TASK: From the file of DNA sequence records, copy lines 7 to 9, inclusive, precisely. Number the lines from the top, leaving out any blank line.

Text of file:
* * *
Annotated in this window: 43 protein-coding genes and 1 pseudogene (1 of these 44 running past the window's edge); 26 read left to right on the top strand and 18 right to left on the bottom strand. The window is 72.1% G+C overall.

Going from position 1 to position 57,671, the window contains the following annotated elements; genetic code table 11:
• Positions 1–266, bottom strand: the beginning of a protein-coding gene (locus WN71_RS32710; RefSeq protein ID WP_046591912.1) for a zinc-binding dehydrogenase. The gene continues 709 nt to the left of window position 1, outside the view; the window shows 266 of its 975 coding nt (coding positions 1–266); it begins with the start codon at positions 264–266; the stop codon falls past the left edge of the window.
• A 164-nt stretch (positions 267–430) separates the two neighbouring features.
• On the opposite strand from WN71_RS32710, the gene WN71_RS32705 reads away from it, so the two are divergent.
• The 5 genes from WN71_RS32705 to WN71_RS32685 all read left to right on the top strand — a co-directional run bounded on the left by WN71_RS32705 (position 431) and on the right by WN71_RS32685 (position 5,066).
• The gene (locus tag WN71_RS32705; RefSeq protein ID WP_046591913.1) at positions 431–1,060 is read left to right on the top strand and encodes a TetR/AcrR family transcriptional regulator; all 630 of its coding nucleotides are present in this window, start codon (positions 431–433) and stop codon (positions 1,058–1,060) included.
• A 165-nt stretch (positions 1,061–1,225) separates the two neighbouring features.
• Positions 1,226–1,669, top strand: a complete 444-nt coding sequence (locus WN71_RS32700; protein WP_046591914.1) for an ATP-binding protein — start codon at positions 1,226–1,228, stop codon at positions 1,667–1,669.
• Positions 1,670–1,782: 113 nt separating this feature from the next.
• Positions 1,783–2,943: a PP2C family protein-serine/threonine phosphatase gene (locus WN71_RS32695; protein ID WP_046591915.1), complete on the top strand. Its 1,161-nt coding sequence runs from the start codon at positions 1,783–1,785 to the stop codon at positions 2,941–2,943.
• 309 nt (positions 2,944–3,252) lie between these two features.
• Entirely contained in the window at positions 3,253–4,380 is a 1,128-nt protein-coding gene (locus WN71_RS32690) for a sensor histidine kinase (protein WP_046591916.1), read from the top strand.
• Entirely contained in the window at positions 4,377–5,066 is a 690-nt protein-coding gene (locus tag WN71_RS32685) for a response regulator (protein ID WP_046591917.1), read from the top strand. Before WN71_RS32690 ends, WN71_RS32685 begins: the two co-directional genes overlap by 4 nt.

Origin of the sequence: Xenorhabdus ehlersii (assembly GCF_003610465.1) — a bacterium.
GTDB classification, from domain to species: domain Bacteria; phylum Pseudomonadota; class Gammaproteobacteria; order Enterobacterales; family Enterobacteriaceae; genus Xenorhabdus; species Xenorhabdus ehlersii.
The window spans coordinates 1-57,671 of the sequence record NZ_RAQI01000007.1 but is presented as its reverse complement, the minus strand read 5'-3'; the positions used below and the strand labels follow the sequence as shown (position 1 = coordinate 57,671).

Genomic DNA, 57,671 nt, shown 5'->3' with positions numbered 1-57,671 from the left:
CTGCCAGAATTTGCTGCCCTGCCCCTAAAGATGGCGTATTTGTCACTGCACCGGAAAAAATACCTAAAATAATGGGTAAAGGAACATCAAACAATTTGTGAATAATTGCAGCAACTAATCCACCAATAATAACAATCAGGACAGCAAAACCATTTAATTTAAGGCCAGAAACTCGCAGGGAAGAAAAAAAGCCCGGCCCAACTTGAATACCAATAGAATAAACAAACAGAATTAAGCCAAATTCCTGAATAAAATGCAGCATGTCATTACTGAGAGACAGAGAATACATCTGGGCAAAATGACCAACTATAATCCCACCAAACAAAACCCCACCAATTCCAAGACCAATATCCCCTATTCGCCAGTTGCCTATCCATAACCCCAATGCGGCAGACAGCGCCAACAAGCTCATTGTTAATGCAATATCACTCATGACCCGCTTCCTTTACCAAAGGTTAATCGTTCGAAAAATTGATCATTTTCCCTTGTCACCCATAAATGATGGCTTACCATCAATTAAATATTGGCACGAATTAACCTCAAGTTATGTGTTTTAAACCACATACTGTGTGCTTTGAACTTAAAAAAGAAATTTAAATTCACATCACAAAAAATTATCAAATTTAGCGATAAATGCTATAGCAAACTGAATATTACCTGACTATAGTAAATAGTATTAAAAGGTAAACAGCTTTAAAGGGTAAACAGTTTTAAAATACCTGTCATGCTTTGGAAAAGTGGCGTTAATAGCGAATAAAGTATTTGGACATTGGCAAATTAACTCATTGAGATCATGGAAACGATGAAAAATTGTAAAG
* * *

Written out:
• The gene (locus tag WN71_RS32705; RefSeq protein ID WP_046591913.1) at positions 431–1,060 is read left to right on the top strand and encodes a TetR/AcrR family transcriptional regulator; all 630 of its coding nucleotides are present in this window, start codon (positions 431–433) and stop codon (positions 1,058–1,060) included.
• A 165-nt stretch (positions 1,061–1,225) separates the two neighbouring features.
• Positions 1,226–1,669, top strand: a complete 444-nt coding sequence (locus WN71_RS32700; protein WP_046591914.1) for an ATP-binding protein — start codon at positions 1,226–1,228, stop codon at positions 1,667–1,669.